The gravel at Grover, Missouri, and north of Golden Eagle, Calhoun County, Illinois, contains boulders of purple quartzite that are almost certainly derived from the Precambrian Baraboo Quartzite of Wisconsin; some are 2 feet in diameter, which seems to require glacial transportation. The local presence of a few weathered igneous pebbles of northern derivation also favors glacial origin. The position of the gravel on the highest upland surfaces, which were deeply dissected before Kansan glaciation, restricts the deposits, if Pleistocene, to a very early glacial age. As previously noted, the gravel conceivably can be the product of a glaciation earlier than the type Nebraskan. Therefore, we at present assign the Grover to a Pliocene-Pleistocene age.

The gravel is similar in appearance and composition to the Hadley Gravel Member of the Baylis Formation of Cretaceous age in Adams and Pike Counties (Frye, Willman, and Glass, 1964). Some deposits that have been assigned to the Grover Gravel may, in fact, be the Hadley Gravel; others may be Tertiary in age and result from the reworking of the Hadley Gravel; and still others may be the product of reworking during Pleistocene time.

Chert gravel deposits that are now included in the Grover Gravel have been described in several reports (Fenneman, 1910; Horberg, 1946b, 1950b, 1956; Lamar and Reynolds, 1951; Leighton and Willman, 1949; Rubey, 1952; Salisbury, 1892; Wanless, 1957; Willman and Payne, 1942).

Environments of deposition

Economic importance



ANDREWS, G. W., 1958, Windrow Formation of the upper Mississippi Valley region — A sedimentary and stratigraphic study: Journal of Geology, v. 66, p. 597-624.
FENNEMAN, N. M., 1910, Physiography of the St. Louis area: Illinois State Geological Survey Bulletin 12, 83 p.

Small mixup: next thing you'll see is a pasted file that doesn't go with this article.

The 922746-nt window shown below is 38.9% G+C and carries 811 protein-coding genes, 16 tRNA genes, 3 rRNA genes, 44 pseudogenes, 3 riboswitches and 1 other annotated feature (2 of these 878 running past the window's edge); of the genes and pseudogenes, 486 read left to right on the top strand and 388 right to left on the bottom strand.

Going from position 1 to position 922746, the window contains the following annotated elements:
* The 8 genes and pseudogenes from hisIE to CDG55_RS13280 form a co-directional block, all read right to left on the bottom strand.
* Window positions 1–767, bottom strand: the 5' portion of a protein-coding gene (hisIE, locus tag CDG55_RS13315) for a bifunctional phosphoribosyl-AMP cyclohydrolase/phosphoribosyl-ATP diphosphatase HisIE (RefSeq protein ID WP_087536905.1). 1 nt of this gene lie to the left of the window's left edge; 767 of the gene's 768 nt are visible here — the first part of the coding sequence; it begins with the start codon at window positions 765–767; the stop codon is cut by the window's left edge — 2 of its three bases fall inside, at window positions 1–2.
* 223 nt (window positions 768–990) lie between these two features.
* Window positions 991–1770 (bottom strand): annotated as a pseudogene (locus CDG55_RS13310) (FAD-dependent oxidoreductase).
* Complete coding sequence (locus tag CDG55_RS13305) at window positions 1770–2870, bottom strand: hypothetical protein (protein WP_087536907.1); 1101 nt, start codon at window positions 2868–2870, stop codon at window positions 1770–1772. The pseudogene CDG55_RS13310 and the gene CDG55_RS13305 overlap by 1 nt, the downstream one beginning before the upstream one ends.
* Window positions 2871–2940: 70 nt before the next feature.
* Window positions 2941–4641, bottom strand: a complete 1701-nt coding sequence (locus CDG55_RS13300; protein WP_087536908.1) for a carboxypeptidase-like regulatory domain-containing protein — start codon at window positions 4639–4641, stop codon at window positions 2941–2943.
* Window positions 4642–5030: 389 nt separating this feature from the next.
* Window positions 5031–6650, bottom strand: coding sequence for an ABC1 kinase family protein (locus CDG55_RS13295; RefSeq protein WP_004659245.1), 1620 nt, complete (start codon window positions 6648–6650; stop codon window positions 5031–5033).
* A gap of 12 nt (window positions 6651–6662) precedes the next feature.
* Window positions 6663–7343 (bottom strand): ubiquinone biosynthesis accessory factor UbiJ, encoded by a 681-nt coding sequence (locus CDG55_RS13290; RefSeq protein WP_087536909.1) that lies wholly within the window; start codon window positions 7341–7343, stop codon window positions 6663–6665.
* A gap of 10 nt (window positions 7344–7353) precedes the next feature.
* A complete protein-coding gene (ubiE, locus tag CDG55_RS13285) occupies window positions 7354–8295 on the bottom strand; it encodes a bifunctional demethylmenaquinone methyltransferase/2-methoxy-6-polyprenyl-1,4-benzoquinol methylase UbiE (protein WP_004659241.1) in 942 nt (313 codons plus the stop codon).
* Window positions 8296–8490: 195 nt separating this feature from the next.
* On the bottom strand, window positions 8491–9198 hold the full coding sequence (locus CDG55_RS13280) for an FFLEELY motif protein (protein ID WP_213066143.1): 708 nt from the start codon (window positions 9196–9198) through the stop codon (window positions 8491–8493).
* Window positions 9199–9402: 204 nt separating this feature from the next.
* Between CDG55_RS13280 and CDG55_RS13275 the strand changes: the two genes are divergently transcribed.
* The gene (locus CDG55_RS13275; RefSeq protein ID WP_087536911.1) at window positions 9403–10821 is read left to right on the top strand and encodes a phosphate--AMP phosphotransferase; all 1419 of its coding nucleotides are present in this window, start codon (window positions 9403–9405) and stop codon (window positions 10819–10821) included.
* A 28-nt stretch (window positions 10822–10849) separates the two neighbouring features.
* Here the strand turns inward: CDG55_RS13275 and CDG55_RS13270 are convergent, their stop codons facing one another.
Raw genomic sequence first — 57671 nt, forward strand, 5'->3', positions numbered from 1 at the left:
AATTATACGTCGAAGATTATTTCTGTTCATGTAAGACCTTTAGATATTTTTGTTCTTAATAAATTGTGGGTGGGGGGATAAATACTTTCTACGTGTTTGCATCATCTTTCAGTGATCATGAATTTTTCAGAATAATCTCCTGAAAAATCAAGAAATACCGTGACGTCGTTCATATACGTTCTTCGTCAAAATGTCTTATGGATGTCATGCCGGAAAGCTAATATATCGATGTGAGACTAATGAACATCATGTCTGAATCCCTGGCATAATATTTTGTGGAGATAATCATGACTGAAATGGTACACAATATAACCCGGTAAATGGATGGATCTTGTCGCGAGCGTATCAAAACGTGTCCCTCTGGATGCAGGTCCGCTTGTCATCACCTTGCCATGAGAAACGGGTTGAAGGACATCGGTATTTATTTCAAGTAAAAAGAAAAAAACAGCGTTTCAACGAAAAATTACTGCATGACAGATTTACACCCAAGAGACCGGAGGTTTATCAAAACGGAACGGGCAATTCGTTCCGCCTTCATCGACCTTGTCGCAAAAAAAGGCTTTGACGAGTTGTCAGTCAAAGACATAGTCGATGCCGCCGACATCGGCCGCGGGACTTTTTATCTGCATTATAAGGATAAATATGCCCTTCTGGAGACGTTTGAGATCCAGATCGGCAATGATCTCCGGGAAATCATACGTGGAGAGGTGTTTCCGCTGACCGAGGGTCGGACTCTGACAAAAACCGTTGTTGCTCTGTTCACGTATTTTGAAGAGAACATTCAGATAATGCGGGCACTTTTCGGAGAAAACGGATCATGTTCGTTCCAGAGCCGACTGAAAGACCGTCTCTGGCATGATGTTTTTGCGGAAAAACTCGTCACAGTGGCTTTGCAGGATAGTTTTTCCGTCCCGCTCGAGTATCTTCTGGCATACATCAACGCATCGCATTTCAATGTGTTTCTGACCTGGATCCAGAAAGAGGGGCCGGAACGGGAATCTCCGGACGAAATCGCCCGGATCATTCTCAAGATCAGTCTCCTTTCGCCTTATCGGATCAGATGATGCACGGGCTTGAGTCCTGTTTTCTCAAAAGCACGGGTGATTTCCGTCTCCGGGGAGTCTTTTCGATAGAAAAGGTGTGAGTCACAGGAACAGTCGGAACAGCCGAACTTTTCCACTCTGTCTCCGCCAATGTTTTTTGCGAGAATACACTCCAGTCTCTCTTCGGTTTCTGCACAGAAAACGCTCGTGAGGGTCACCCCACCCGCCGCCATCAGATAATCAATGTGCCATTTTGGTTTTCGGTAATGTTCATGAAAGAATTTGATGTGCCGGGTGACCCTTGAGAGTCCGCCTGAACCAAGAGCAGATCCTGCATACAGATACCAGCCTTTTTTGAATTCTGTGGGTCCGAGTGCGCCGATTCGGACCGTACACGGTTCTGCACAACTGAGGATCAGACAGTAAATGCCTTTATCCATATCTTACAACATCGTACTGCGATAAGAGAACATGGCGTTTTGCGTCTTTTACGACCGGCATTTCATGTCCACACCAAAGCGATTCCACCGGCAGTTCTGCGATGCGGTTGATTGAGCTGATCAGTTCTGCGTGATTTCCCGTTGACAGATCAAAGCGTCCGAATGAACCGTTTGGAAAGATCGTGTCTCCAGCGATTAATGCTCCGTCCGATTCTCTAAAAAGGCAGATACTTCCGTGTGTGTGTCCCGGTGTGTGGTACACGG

FRYE, J. C., H. B. WILLMAN, and H. D. GLASS, 1964, Cretaceous deposits and the Illinoian glacial boundary in western Illinois: Illinois State Geological Survey Circular 364, p. 28.
HORBERG, C. L., 1946b, Preglacial erosion surfaces in Illinois: Journal of Geology, v. 54, no. 3, p. 179-192.
HORBERG, C. L., 1950b, Preglacial gravels in Henry County, Illinois: Illinois Academy of Science Transactions, v. 43, p. 171-175.
HORBERG, C. L., 1956, Pleistocene deposits along the Mississippi Valley in central western Illinois: Illinois State Geological Survey Report of Investigations 192, 39 p.
LAMAR, J. E., and R. R. REYNOLDS, 1951, Notes on the Illinois "Lafayette" Gravel: Illinois Academy of Science Transactions, v. 44, p. 95-108.
LEIGHTON, M. M., and H. B. WILLMAN, 1949, Late Cenozoic geology of Mississippi Valley: Itinerary 2nd Biennial State Geologists Field Conference, Illinois State Geological Survey, 86 p.
RUBEY, W. W., 1952, Geology and Mineral Resources of the Hardin and Brussels Quadrangles: United States Geological Survey Professional Paper 218, 179 p.
SALISBURY, R. D., 1892, On the northward and eastward extension of the pre-Pleistocene gravels of the Mississippi Basin: Geological Society of America Bulletin, v. 3, p. 183-186.
THWAITES, F. T., and W. H. TWENHOFEL, 1920, Windrow formation; an upland gravel formation of the driftless and adjacent areas of the Upper Mississippi Valley [abs.]: Geological Society of America Bulletin, v. 31, p. 133.
WANLESS, H. R., 1957, Geology and mineral resources of the Beardstown, Glasford, Havana, and Vermont Quadrangles: Illinois State Geological Survey Bulletin 82, 233p.
WILLMAN, H. B., and J. C. FRYE, 1958, Problems of Pleistocene geology in the greater St. Louis area: Geological Society of America Guidebook, St. Louis Meeting, 2nd Field Trip, p. 9-19.
WILLMAN, H. B., and J. N. PAYNE, 1942, Geology and Mineral Resources of the Marseilles, Ottawa, and Streator Quadrangles: Illinois State Geological Survey Bulletin 66, 388 p.

ISGS Codes

Stratigraphic Code Geo Unit Designation